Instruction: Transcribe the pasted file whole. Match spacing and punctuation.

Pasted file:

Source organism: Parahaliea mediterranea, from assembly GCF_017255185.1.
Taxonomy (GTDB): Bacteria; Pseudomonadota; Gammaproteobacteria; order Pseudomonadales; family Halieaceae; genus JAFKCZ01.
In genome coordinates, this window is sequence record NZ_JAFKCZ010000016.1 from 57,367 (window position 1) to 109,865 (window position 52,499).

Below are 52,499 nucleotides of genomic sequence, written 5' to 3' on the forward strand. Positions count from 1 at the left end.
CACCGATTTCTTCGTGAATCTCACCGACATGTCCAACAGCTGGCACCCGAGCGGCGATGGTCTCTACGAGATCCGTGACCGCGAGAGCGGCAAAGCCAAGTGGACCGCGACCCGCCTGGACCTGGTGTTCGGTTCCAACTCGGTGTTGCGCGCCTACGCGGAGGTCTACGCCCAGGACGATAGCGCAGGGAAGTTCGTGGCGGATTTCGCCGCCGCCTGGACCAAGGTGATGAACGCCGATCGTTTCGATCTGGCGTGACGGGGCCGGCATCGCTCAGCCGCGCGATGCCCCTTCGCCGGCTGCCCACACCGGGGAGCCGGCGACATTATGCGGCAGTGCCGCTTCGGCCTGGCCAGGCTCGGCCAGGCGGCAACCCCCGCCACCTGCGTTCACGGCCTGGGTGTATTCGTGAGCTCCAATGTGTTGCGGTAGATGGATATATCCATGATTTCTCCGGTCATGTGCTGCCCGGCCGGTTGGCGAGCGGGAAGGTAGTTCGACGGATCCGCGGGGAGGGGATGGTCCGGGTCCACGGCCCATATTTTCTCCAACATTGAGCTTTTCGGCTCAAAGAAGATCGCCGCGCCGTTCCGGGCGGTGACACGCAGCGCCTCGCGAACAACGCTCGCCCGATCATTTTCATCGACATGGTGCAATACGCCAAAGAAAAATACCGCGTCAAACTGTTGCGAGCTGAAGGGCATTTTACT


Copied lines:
Source organism: Parahaliea mediterranea, from assembly GCF_017255185.1.
Taxonomy (GTDB): Bacteria; Pseudomonadota; Gammaproteobacteria; order Pseudomonadales; family Halieaceae; genus JAFKCZ01.
In genome coordinates, this window is sequence record NZ_JAFKCZ010000016.1 from 57,367 (window position 1) to 109,865 (window position 52,499).

Below are 52,499 nucleotides of genomic sequence, written 5' to 3' on the forward strand. Positions count from 1 at the left end.
CACCGATTTCTTCGTGAATCTCACCGACATGTCCAACAGCTGGCACCCGAGCGGCGATGGTCTCTACGAGATCCGTGACCGCGAGAGCGGCAAAGCCAAGTGGACCGCGACCCGCCTGGACCTGGTGTTCGGTTCCAACTCGGTGTTGCGCGCCTACGCGGAGGTCTACGCCCAGGACGATAGCGCAGGGAAGTTCGTGGCGGATTTCGCCGCCGCCTGGACCAAGGTGATGAACGCCGATCGTTTCGATCTGGCGTGACGGGGCCGGCATCGCTCAGCCGCGCGATGCCCCTTCGCCGGCTGCCCACACCGGGGAGCCGGCGACATTATGCGGCAGTGCCGCTTCGGCCTGGCCAGGCTCGGCCAGGCGGCAACCCCCGCCACCTGCGTTCACGGCCTGGGTGTATTCGTGAGCTCCAATGTGTTGCGGTAGATGGATATATCCATGATTTCTCCGGTCATGTGCTGCCCGGCCGGTTGGCGAGCGGGAAGGTAGTTCGACGGATCCGCGGGGAGGGGATGGTCCGGGTCCACGGCCCATATTTTCTCCAACATTGAGCTTTTCGGCTCAAAGAAGATCGCCGCGCCGTTCCGGGCGGTGACACGCAGCGCCTCGCGAACAACGCTCGCCCGATCATTTTCATCGACATGGTGCAATACGCCAAAGAAAAATACCGCGTCAAACTGTTGCGAGCTGAAGGGCATTTTACT